The morphology of the mandibular coronoid process does not indicate that Canis lupus chanco is the progenitor to dogs
Faculty of Sciences. Biology
Zoomorphology : evolutionary, comparative and functional morphology. - Berlin
, p. 269-277
University of Antwerp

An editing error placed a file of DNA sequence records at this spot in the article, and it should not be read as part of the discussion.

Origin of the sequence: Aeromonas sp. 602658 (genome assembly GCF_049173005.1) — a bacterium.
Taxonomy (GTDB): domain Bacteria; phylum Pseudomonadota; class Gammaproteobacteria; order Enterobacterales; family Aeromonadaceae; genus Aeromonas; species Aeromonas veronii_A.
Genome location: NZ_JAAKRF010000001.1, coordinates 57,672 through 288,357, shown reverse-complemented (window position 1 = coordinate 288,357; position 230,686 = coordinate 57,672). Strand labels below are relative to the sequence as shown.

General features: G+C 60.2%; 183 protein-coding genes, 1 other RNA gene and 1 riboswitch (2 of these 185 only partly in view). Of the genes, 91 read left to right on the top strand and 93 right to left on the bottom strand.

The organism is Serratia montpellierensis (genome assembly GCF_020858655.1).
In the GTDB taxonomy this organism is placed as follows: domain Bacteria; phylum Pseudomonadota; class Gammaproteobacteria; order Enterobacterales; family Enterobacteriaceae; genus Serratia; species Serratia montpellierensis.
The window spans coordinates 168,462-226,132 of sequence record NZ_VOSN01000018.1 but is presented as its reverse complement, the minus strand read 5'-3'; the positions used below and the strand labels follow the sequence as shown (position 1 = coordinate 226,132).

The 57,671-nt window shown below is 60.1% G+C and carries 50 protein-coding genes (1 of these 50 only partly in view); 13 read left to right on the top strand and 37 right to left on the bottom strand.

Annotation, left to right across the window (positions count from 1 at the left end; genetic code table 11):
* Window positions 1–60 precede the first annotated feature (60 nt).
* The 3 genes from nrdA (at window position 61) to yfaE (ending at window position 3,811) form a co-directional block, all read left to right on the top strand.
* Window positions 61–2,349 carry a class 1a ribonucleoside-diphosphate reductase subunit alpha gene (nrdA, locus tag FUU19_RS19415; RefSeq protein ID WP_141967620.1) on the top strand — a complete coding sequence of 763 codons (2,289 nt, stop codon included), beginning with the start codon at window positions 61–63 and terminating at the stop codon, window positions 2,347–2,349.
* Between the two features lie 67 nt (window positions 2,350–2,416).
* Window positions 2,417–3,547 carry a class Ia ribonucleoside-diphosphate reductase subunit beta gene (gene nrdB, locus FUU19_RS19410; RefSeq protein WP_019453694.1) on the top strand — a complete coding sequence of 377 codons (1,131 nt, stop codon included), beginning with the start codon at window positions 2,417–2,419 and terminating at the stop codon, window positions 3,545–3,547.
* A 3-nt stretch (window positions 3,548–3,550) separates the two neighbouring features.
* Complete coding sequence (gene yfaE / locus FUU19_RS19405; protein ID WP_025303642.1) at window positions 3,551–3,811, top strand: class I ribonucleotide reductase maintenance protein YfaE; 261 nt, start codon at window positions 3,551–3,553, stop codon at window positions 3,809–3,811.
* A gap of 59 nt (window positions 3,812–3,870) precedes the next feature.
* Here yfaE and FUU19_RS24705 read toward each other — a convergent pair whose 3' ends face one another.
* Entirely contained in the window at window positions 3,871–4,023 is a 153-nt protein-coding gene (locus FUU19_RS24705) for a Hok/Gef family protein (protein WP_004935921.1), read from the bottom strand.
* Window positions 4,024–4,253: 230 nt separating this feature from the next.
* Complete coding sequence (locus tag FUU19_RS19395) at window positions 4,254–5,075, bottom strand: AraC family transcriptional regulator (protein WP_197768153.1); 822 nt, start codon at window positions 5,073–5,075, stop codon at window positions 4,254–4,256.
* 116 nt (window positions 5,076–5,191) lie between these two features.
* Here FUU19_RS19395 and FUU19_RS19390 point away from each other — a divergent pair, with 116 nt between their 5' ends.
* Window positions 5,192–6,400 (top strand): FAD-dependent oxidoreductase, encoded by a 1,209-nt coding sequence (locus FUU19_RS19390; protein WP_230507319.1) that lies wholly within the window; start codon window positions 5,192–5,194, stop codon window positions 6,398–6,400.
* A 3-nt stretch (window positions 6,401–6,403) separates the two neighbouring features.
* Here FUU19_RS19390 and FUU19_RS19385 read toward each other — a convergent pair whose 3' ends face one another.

The domestication of wolves is currently under debate. Where, when and from which wolf sub-species dogs originated are being investigated both by osteoarchaeologists and geneticists. While DNA research is rapidly becoming more active and popular, morphological methods have been the gold standard in the past. But even today morphological details are routinely employed to discern archaeological wolves from dogs. One such morphological similarity between Canis lupus chanco and dogs was published in 1977 by Olsen and Olsen. This concerns the "turned back" anatomy of the dorsal part of the vertical ramus of the mandible that was claimed to be specific to domestic dogs and Chinese wolves C. lupus chanco, and "absent from other canids". Based on this characteristic, C. lupus chanco was said to be the progenitor of Asian and American dogs, and this specific morphology has been continuously used as an argument to assign archaeological specimens, including non-Asian and non-American, to the dog clade. We challenged this statement by examining 384 dog skulls of 72 breeds and 60 skulls of four wolf sub-species. Only 20 % of dog mandibles and 80 % of C. lupus chanco showed the specific anatomy. In addition, 12 % of Canis lupus pallipes mandibles showed the "turned back" morphology. It can be concluded that the shape of the coronoid process of the mandible cannot be used as a morphological trait to determine whether a specimen belongs to a dog or as an argument in favour of chanco as the progenitor to dogs.